Josh and Hannah Storm King’s Landing: Dubrovnik, Croatia

Within the first hour of our time in Croatia, it was apparent that it was still a Balkan state, but set apart from the others on our recent travel circuit. It was more decadent, modern, and less impoverished. This perception remained throughout the extent of our stay. Various large sailboats and cruise ships moored off the coasts. Europeans and Americans dotted the beaches, soaking up the final rays of summer. The prices reflected the tourist activity, too. Hannah and I found ourselves much closer to our food and entertainment budgets each day.

Our home base was down the coast from Dubrovnik in a small town called Mlini. Down a long, hilly path, various patches of beach were ripe for the claiming. To my utter delight, a large white-haired, male Labrador scurried up to Hannah for a sniff before leading us into the water where he wallowed around looking for someone to play. The water was a mix of translucent greens and blues.

Further down the coast, there stood approximately 4 abandoned, luxury hotels. Each was in a derelict state, with gashes and fallen verandas. Large chunks of exterior façade were missing from artillery shelling as a result of the Yugoslavian wars in the 1990s. Mere feet from the hotel, tourists laughed and splashed in the waters all the while under the shadows of the horrors of war. The hotel ruins have been left untouched for decades, preserved in their state as an eerie reminder of war’s destruction. Dubrovnik, however, stood as a reminder of what tourism money can do.

Guests at our Bnb warned us that Dubrovnik was quite crowded and busy, and they were not wrong. Hannah and I had not really dealt with “over-tourism” or large crowds in quite a while. Cruise ships and tour buses emptied crowds of sightseers into the gates approaching the walls. I amused myself drawing comparisons of medieval knights trying to breach the walls. The knights looked for plunder, the tourists looked for souvenirs and Instagram picture spots. Tour guides spouted interesting facts, history, and bits of pop culture. Hannah and I tended to walk just a bit slower near them, to pick up on a few beads of fresh knowledge, much of it centered around Game of Thrones, as Dubrovnik was a popular filming destination. We looked up a website with a free self-guided tour that displayed the movie scenes alongside the actual Dubrovnik locations. Places such as the Blackwater Bay, Red Keep, and steps from Cersei’s Atonement “Shame” walk among others.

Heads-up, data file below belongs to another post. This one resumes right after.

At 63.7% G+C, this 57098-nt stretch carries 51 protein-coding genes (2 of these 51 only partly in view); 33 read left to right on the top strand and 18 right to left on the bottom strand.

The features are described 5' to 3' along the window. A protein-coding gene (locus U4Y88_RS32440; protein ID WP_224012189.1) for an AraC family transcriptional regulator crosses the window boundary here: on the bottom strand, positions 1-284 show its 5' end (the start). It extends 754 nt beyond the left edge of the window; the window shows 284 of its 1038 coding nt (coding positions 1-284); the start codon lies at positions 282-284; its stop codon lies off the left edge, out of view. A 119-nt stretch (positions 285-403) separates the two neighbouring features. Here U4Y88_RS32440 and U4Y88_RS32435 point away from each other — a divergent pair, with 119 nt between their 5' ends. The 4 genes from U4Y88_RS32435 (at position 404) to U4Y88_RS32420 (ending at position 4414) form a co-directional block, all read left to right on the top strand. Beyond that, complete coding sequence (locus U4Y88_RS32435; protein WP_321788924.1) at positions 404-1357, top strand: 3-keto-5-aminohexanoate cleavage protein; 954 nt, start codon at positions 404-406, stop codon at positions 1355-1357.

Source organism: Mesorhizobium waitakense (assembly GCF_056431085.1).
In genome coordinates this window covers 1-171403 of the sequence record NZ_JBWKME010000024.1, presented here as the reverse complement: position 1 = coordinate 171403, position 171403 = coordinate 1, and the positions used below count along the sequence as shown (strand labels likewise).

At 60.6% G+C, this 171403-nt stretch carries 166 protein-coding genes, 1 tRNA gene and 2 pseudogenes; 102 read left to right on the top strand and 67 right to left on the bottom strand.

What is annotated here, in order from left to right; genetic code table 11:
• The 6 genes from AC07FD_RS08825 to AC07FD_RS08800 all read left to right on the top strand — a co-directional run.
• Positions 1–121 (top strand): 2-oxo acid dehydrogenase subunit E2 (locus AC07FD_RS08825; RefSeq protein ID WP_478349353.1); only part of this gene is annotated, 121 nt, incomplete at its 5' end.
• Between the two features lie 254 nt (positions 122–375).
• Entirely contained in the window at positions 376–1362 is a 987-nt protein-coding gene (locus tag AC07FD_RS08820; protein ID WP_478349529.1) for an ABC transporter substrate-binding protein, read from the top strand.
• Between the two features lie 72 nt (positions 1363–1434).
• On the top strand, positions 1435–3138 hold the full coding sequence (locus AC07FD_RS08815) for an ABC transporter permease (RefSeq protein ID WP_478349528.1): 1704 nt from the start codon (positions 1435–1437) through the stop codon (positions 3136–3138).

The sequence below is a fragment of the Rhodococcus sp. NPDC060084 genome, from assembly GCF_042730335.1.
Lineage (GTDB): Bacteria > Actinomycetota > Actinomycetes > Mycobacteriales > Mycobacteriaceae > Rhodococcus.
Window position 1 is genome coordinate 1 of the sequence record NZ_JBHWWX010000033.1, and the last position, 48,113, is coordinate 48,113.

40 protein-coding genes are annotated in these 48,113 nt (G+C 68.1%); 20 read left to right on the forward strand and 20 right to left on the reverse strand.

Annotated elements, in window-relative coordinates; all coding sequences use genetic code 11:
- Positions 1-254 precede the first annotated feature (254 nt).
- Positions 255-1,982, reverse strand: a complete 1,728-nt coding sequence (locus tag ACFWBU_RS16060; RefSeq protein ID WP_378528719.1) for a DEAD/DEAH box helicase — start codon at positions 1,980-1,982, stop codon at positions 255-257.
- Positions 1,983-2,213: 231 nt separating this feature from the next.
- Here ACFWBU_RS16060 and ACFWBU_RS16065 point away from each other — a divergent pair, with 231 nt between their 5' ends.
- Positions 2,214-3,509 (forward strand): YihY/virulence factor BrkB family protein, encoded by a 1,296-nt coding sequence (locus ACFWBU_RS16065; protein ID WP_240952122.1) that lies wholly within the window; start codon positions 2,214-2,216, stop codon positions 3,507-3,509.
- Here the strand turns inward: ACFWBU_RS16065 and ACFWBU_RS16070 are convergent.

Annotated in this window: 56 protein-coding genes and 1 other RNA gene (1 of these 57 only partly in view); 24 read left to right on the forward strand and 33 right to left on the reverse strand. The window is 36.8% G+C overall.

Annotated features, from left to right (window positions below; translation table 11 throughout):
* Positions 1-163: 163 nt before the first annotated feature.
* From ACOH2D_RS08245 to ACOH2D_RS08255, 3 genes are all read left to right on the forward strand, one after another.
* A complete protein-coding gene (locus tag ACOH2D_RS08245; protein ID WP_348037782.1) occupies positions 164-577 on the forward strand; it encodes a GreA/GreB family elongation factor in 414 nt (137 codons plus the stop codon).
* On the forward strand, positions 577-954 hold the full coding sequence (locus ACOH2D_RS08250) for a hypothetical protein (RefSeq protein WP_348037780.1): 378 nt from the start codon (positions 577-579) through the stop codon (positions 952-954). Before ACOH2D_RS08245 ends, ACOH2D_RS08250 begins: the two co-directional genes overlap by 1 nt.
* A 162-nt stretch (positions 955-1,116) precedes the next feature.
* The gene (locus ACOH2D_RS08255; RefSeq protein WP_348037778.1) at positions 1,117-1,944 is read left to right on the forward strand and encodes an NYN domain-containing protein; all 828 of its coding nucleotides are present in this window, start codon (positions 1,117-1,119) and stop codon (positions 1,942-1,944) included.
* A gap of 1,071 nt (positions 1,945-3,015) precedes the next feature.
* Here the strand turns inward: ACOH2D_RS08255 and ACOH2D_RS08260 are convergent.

The red tiled roofs and yellowish walls reminded me of similar city backdrops I saw in Spain. The difference was that much of the architecture in Croatia was inspired by Italy, just a stone’s throw East across the Adriatic Sea. Croatia is also predominately Catholic and many churches bore the names of saints. We peaked our heads into the church of St. Blaise to see a priest blessing the throats of a long line of locals and tourists. It was quite a contrast walking into a Catholic church again from seeing the opulent, gold chandeliers and iconoclast frames of Eastern Orthodox churches and the soaring minarets and rounded domes of Islam as we had over the past several weeks.

During one hot afternoon, I stumbled into a busy ice cream shop along the main promenade in Dubrovnik. I noticed the usual flavors, but a different one caught my eye. A light purple swathe of Lavender ice cream looked interesting, so I grabbed a scoop. The flavor was subtle with a faint tinge of floral, but not overwhelmingly so. Lavender is indigenous to the Croatian coast, and is unique in its resistive nature to flourish in harsh environments. Many stands throughout Dubrovnik sold small cloth bags of the herb. We half considered buying some for our hiking backpacks to keep them smelling fresh.

On our last night, we received a surprise. The friendly English couple that we had talked with in the pool knocked on our door. They were leaving for England the next day and had some groceries that they wanted to give us if we could use them in our next city. We graciously thanked them and stuffed rice, instant noodles, English tea, and flavored mackerel in our bags. The kindness of strangers on this trip was a common occurrence. It served as a frequent reminder that humanity is full of empathy and generosity.


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